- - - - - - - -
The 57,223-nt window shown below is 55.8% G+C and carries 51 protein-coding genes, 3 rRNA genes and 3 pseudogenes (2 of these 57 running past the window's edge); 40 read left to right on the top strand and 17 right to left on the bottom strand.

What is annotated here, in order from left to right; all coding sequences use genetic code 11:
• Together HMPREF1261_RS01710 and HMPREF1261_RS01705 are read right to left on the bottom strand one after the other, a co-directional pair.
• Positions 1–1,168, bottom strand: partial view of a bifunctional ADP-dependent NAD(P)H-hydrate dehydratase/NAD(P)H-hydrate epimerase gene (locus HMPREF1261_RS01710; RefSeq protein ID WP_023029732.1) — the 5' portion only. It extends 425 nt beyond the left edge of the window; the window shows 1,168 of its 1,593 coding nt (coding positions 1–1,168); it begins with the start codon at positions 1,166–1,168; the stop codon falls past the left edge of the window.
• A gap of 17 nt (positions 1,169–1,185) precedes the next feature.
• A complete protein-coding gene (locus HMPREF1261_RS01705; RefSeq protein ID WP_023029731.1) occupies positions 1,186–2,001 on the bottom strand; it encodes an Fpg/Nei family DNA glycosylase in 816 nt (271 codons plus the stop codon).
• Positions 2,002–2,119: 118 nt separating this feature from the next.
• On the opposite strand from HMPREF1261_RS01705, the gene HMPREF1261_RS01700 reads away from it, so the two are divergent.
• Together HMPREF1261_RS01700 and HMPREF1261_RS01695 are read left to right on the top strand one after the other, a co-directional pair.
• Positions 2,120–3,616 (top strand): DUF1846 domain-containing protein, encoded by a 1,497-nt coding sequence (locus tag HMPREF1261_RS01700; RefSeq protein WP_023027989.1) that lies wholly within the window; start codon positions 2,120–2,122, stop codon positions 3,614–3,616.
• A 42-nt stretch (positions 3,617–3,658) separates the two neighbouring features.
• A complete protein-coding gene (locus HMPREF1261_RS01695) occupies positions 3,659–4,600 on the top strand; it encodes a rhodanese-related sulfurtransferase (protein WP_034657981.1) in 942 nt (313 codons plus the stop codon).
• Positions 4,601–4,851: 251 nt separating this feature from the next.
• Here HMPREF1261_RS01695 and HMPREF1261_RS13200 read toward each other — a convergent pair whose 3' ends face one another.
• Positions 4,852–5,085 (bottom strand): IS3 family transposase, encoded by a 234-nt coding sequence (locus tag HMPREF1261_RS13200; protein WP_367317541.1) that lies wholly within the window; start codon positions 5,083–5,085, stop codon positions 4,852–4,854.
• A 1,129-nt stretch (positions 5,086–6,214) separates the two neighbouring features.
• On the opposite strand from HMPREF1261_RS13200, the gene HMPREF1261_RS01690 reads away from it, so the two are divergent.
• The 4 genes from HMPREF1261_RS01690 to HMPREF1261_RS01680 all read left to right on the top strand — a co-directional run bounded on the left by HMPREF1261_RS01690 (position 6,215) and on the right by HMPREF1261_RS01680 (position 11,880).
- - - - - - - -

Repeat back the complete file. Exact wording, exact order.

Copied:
The 57,223-nt window shown below is 55.8% G+C and carries 51 protein-coding genes, 3 rRNA genes and 3 pseudogenes (2 of these 57 running past the window's edge); 40 read left to right on the top strand and 17 right to left on the bottom strand.

What is annotated here, in order from left to right; all coding sequences use genetic code 11:
• Together HMPREF1261_RS01710 and HMPREF1261_RS01705 are read right to left on the bottom strand one after the other, a co-directional pair.
• Positions 1–1,168, bottom strand: partial view of a bifunctional ADP-dependent NAD(P)H-hydrate dehydratase/NAD(P)H-hydrate epimerase gene (locus HMPREF1261_RS01710; RefSeq protein ID WP_023029732.1) — the 5' portion only. It extends 425 nt beyond the left edge of the window; the window shows 1,168 of its 1,593 coding nt (coding positions 1–1,168); it begins with the start codon at positions 1,166–1,168; the stop codon falls past the left edge of the window.
• A gap of 17 nt (positions 1,169–1,185) precedes the next feature.
• A complete protein-coding gene (locus HMPREF1261_RS01705; RefSeq protein ID WP_023029731.1) occupies positions 1,186–2,001 on the bottom strand; it encodes an Fpg/Nei family DNA glycosylase in 816 nt (271 codons plus the stop codon).
• Positions 2,002–2,119: 118 nt separating this feature from the next.
• On the opposite strand from HMPREF1261_RS01705, the gene HMPREF1261_RS01700 reads away from it, so the two are divergent.
• Together HMPREF1261_RS01700 and HMPREF1261_RS01695 are read left to right on the top strand one after the other, a co-directional pair.
• Positions 2,120–3,616 (top strand): DUF1846 domain-containing protein, encoded by a 1,497-nt coding sequence (locus tag HMPREF1261_RS01700; RefSeq protein WP_023027989.1) that lies wholly within the window; start codon positions 2,120–2,122, stop codon positions 3,614–3,616.
• A 42-nt stretch (positions 3,617–3,658) separates the two neighbouring features.
• A complete protein-coding gene (locus HMPREF1261_RS01695) occupies positions 3,659–4,600 on the top strand; it encodes a rhodanese-related sulfurtransferase (protein WP_034657981.1) in 942 nt (313 codons plus the stop codon).
• Positions 4,601–4,851: 251 nt separating this feature from the next.
• Here HMPREF1261_RS01695 and HMPREF1261_RS13200 read toward each other — a convergent pair whose 3' ends face one another.
• Positions 4,852–5,085 (bottom strand): IS3 family transposase, encoded by a 234-nt coding sequence (locus tag HMPREF1261_RS13200; protein WP_367317541.1) that lies wholly within the window; start codon positions 5,083–5,085, stop codon positions 4,852–4,854.
• A 1,129-nt stretch (positions 5,086–6,214) separates the two neighbouring features.
• On the opposite strand from HMPREF1261_RS13200, the gene HMPREF1261_RS01690 reads away from it, so the two are divergent.
• The 4 genes from HMPREF1261_RS01690 to HMPREF1261_RS01680 all read left to right on the top strand — a co-directional run bounded on the left by HMPREF1261_RS01690 (position 6,215) and on the right by HMPREF1261_RS01680 (position 11,880).